EDS has released a report examining the role of science in freshwater policy which is now available online. Science for Policy: The Role of Science in the National Policy Statement for Freshwater Management by Dr Deidre Koolen-Bourke and Raewyn Peart takes a rare ‘behind the scenes’ look at how environmental policy is developed in Aotearoa New Zealand.
The report includes comments from confidential in-depth interviews with policymakers, members of advisory groups, and consultants and scientists involved in the development of the 2020 National Policy Statement for Freshwater Management (NPS-FM).
The report finds deficiencies in the policy support area, and makes several recommendations for how environmental policy can reflect a strong science evidence base in the future.
“Freshwater policy is a quintessential example of a ‘wicked’ problem,” says EDS Policy Director Raewyn Peart.
“The declining state of freshwater quality has been documented for over 40 years but successive governments have struggled to respond with an effective policy framework.
“The country’s first National Policy Statement for Freshwater Management was introduced in 2011. It was further refined in 2014 and 2017. But degradation of freshwater bodies continued, leading to the 2020 iteration which was the focus of our project,” says Ms Peart.
“Freshwater policy is a quintessential example of a ‘wicked’ problem”— Raewyn Peart, EDS Policy Director
“The evolution of the NPS-FM 2020 was based on a clear separation between science advice and policy considerations,” says EDS Senior Policy Researcher Dr Deidre Koolen-Bourke.
“This strengthened the science advice informing freshwater policy, resulting in the number of attributes in the National Objectives Framework (which sets national bottom lines for freshwater quality) increasing from nine to 22.”
“However, progress on an attribute for dissolved inorganic nitrogen stalled, even though it was supported by the majority of science advisors, Te Kāhui Wai Māori, the Freshwater Leaders Group and the vast majority of public submissions. It was also identified through the regulatory impact assessment process as the most effective option and the one most aligned with Treaty principles,” says Dr Koolen-Bourke.
“To better understand how different interests are balanced when policy is generated, we took a deeper dive into the regulatory settings that frame the development of environmental policy.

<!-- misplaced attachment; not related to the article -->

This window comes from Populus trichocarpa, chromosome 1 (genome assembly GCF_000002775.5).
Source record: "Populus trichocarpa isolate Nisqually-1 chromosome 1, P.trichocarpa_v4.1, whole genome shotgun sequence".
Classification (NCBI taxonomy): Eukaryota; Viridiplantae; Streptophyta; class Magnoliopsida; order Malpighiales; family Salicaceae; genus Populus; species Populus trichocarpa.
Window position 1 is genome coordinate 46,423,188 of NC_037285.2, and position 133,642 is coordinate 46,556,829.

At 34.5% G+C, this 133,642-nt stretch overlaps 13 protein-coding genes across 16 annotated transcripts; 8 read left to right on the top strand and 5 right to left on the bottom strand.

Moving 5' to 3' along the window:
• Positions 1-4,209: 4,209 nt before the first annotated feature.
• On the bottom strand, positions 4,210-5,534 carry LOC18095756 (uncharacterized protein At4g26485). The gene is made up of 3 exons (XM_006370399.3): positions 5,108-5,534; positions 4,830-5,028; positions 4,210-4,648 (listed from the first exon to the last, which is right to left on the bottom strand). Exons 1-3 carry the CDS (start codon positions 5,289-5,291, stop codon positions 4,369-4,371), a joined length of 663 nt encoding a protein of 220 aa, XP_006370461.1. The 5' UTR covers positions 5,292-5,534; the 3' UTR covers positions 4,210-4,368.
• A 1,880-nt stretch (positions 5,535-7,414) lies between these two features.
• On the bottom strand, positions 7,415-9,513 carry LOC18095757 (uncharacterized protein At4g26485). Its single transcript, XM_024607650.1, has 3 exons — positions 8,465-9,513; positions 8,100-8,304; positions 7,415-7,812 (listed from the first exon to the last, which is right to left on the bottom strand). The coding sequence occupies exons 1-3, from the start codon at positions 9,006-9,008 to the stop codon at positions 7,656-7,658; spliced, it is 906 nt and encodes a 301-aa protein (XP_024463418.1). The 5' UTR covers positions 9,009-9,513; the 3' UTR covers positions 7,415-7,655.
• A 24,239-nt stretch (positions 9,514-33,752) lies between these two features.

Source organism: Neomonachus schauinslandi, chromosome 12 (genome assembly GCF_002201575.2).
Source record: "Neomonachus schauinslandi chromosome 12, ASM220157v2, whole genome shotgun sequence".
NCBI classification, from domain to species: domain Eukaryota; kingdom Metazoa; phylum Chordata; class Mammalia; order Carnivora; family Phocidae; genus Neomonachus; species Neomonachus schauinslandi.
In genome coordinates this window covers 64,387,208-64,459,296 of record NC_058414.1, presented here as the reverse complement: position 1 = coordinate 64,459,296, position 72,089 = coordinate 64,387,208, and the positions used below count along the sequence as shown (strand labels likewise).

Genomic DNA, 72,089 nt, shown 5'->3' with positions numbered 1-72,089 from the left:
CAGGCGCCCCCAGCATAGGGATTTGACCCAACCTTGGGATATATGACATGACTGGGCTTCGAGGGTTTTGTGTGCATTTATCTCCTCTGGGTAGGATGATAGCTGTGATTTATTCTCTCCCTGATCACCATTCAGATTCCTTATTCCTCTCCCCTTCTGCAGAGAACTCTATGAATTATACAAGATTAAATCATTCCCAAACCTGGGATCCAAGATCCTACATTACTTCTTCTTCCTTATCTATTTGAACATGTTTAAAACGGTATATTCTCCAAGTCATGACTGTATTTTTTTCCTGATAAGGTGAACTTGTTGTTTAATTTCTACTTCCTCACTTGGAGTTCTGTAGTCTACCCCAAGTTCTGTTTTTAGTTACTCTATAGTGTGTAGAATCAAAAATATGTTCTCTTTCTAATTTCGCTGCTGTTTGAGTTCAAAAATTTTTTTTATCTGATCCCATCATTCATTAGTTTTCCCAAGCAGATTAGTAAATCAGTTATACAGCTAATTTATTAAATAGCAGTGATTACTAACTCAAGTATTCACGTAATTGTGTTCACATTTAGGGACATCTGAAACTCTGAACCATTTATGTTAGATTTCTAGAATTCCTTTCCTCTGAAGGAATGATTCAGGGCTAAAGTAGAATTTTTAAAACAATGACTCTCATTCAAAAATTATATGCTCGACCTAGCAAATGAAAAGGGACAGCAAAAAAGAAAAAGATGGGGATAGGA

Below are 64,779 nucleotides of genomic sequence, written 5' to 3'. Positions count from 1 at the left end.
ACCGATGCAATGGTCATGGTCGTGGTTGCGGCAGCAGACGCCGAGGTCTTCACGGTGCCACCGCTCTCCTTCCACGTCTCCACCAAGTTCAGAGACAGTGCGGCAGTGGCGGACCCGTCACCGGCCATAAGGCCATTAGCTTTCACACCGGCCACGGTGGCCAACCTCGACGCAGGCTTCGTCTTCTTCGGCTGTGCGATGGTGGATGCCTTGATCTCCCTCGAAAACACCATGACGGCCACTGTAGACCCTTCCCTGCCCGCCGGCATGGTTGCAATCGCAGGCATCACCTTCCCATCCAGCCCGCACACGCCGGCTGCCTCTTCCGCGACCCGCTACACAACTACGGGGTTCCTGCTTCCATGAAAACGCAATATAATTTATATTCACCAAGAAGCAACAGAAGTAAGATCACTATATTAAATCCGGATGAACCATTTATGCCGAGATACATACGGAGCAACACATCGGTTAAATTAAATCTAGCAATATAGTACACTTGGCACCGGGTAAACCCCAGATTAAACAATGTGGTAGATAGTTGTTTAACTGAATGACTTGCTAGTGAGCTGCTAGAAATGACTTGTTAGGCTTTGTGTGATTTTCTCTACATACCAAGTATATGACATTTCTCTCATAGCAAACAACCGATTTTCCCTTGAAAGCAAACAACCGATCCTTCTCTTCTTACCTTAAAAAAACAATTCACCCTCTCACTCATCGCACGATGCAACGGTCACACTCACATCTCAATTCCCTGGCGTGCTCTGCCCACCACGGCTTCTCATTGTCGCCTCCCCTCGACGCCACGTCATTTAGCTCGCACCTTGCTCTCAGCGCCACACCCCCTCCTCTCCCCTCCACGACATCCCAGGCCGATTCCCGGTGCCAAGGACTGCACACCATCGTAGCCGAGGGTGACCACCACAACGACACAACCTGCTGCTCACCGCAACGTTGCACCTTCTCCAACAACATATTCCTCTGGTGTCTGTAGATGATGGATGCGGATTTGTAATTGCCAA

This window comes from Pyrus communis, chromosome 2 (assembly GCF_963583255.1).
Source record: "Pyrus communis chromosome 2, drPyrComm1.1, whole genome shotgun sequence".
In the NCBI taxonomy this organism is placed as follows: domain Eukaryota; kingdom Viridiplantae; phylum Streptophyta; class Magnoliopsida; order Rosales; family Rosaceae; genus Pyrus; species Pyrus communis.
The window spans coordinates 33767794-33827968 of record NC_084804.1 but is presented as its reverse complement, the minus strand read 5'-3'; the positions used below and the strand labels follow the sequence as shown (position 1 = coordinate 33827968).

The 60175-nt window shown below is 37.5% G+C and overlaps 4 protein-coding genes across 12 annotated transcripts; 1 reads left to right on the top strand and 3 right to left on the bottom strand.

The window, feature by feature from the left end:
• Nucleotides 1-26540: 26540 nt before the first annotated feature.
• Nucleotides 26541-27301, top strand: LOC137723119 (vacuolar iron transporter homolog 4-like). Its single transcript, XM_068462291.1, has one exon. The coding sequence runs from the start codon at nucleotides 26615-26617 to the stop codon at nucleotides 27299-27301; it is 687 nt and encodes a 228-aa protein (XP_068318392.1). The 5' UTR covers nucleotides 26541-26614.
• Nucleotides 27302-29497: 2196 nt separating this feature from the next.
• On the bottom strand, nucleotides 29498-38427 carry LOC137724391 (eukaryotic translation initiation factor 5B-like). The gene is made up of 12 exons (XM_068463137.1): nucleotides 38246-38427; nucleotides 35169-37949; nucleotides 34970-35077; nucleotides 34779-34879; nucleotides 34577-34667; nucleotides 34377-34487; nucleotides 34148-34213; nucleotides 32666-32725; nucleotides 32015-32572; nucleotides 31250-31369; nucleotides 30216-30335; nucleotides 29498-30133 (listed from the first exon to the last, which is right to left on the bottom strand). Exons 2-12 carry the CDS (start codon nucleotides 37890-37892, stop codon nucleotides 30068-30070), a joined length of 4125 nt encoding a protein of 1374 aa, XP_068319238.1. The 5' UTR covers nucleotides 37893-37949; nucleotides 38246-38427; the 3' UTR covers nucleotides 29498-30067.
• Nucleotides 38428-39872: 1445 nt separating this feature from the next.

“We found that current regulatory direction ensures economic matters are prioritised over environmental ones and can prevent good science-driven outcomes.
“The policy-makers we interviewed told us that the current focus on costs, through the regulatory impact assessment process, unreasonably elevates the evidentiary burden to justify environmental reforms, creating systemic inertia against change. Given that so many of the environmental issues we face today require an urgent response, this broader finding is troubling and needs to be urgently addressed.
“We found that current regulatory direction ensures economic matters are prioritised over environmental ones and can prevent good science-driven outcomes”— Dr Deidre Koolen-Bourke, EDS Senior Policy Researcher
“Our study also identified a wide disjunct between the science funding system and the science needs of policy-makers. A dedicated fund to properly support environmental policy-making would help rectify this. The establishment of a national independent science advisory agency, to work on environmental policy, could also foster a more cohesive evidence-based approach.
“EDS’s project seeks to increase understanding of the science-policy interface and identify key lessons from the NPS-FM 2020 process to inform future work. The objective is to ensure that environmental policy-making in Aotearoa New Zealand is more strongly evidence-based and therefore more effective in achieving positive outcomes for the country,” concluded Dr Koolen-Bourke.